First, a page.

More consumers (8 percent) see online ads as a source of further learning than product discovery (4 percent). Consumers do respond to online advertising, though not necessarily at the time of the impression. Sixty-one percent navigate to a site some time after viewing an ad, while only 30 percent click on the ad to get more information at the time of viewing. Sixty-seven percent report going to a store location to learn more about a particular product. The study warns marketers to include those activities in metrics for calculating ROI.
“It is something real, it is something trackable, and it is something that with a control group can be observed,” said Rick Bruner, research director at DoubleClick.
Emerging media can play a role in consumer interest. Online video is viewed by 43 percent of survey respondents, and the same number send text messages and use cell phones. Thirty-eight percent view online video on portable players. In terms of video advertising, 43 percent of respondents watch movie trailers in online ads “all the time,” “frequently,” or “sometimes.” Only 9 percent play with interactive Web ads.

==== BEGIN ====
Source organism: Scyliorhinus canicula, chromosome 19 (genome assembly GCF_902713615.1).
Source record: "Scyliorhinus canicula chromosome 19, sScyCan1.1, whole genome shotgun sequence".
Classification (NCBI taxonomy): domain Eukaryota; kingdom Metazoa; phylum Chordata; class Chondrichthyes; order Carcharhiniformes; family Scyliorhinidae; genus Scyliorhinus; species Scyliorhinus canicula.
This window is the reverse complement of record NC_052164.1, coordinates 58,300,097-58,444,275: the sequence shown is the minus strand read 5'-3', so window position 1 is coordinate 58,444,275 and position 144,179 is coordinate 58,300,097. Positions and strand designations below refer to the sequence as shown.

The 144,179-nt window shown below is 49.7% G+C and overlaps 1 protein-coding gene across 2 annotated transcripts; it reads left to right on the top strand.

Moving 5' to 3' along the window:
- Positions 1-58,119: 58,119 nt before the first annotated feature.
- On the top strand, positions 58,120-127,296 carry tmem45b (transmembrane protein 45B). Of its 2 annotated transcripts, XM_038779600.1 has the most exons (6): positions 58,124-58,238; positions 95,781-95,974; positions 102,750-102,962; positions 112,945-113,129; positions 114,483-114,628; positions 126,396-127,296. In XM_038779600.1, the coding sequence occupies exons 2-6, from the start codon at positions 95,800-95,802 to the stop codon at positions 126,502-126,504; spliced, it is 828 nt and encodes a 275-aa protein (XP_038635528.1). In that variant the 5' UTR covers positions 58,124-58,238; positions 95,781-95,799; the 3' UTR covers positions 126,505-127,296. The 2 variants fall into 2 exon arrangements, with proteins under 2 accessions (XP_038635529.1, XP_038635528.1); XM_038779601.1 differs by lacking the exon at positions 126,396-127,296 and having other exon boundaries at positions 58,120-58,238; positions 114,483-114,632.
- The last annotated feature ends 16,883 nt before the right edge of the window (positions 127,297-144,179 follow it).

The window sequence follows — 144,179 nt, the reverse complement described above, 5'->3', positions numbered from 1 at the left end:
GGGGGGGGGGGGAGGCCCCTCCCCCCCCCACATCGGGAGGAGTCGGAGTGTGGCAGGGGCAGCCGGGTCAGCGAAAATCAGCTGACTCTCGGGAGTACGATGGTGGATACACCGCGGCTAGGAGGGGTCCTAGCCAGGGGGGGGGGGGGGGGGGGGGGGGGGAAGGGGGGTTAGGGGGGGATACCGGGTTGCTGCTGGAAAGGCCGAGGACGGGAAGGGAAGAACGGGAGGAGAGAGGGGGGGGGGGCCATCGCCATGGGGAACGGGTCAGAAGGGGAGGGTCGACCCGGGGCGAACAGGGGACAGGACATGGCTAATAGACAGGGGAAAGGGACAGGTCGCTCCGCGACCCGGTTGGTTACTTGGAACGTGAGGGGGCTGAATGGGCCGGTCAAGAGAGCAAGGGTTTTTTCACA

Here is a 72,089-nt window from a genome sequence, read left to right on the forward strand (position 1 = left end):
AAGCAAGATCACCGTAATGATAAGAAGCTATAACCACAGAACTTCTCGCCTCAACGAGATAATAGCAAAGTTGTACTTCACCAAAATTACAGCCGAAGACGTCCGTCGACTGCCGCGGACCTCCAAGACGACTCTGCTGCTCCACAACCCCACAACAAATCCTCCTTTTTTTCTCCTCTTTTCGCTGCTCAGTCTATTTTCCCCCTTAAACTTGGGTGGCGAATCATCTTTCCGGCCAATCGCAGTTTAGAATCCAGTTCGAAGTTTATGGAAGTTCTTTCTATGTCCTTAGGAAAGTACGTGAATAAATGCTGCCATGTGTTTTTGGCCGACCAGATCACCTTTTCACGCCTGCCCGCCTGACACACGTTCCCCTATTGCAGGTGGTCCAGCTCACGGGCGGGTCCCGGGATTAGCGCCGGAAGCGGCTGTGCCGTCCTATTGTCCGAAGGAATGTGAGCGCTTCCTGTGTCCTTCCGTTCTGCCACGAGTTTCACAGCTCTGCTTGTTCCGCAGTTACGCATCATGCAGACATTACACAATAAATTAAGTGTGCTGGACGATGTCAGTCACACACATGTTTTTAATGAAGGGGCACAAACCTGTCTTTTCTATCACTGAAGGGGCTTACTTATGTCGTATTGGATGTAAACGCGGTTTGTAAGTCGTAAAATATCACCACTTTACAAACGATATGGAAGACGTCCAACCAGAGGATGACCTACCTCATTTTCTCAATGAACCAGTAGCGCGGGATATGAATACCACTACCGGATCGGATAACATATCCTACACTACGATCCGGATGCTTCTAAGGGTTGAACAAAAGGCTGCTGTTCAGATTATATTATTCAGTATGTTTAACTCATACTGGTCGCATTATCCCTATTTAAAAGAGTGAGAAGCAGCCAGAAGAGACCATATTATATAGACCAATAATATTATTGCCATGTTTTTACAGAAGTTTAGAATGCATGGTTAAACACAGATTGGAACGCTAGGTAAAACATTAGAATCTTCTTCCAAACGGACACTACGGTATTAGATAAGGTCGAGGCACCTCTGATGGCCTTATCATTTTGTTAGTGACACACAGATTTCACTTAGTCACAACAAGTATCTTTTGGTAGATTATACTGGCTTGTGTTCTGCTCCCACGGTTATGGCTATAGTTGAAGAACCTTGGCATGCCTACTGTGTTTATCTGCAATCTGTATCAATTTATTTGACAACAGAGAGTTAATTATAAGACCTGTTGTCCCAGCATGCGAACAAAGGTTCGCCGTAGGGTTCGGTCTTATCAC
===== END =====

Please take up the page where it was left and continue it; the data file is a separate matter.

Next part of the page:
“There is room for new content online and flexibility in a new pricing model, to me suggests there is a lot of room for growth for dollars in video,” said Brunner. “Plus all that money coming from TV advertising looking to find a new home.”
Some verticals respond to Web advertising more effectively than others. The Web is the most influential factor for decision-making in the travel category, in which air travel, hotels, and rental cars show positive purchase behavior from Web advertising. TV plays a stronger role, however, in promoting movie ticket sales. And service-oriented verticals such as investments and telecommunications respond more positively to word of mouth.
DoubleClick’s “Touchpoints IV” study, conducted in July, is based on a survey of 6,121 adults over 18. Respondents, all Internet users, were solicited from an opt-in panel of online research participants.
All top Chinese retailers, banks and internet companies share mobile data in earning releases. None of the top 10 US retailers do, nor does Google. US banks and Facebook are better.
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